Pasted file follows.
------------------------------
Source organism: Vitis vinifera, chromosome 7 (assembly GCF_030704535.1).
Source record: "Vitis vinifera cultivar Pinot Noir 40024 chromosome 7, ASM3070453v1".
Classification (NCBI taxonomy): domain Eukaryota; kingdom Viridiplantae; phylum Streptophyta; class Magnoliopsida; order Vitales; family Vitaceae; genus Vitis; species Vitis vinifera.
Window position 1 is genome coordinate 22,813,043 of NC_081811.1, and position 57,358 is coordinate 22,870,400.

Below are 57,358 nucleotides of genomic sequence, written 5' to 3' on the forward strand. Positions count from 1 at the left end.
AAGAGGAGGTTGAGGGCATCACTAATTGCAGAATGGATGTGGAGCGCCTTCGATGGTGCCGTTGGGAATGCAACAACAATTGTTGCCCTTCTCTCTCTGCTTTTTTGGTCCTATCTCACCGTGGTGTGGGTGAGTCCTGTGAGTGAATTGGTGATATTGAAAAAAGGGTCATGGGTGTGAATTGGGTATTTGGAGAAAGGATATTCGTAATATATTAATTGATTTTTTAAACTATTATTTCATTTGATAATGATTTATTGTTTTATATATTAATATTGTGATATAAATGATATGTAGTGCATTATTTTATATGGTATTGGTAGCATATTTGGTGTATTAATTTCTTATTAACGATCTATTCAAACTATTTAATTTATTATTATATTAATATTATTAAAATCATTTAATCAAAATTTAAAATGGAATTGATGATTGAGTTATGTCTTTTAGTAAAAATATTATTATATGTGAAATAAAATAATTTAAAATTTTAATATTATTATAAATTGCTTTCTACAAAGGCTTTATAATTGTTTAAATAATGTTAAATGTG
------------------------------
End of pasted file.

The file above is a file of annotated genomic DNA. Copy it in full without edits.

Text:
Source organism: Vitis vinifera, chromosome 7 (assembly GCF_030704535.1).
Source record: "Vitis vinifera cultivar Pinot Noir 40024 chromosome 7, ASM3070453v1".
Classification (NCBI taxonomy): domain Eukaryota; kingdom Viridiplantae; phylum Streptophyta; class Magnoliopsida; order Vitales; family Vitaceae; genus Vitis; species Vitis vinifera.
Window position 1 is genome coordinate 22,813,043 of NC_081811.1, and position 57,358 is coordinate 22,870,400.

Below are 57,358 nucleotides of genomic sequence, written 5' to 3' on the forward strand. Positions count from 1 at the left end.
AAGAGGAGGTTGAGGGCATCACTAATTGCAGAATGGATGTGGAGCGCCTTCGATGGTGCCGTTGGGAATGCAACAACAATTGTTGCCCTTCTCTCTCTGCTTTTTTGGTCCTATCTCACCGTGGTGTGGGTGAGTCCTGTGAGTGAATTGGTGATATTGAAAAAAGGGTCATGGGTGTGAATTGGGTATTTGGAGAAAGGATATTCGTAATATATTAATTGATTTTTTAAACTATTATTTCATTTGATAATGATTTATTGTTTTATATATTAATATTGTGATATAAATGATATGTAGTGCATTATTTTATATGGTATTGGTAGCATATTTGGTGTATTAATTTCTTATTAACGATCTATTCAAACTATTTAATTTATTATTATATTAATATTATTAAAATCATTTAATCAAAATTTAAAATGGAATTGATGATTGAGTTATGTCTTTTAGTAAAAATATTATTATATGTGAAATAAAATAATTTAAAATTTTAATATTATTATAAATTGCTTTCTACAAAGGCTTTATAATTGTTTAAATAATGTTAAATGTG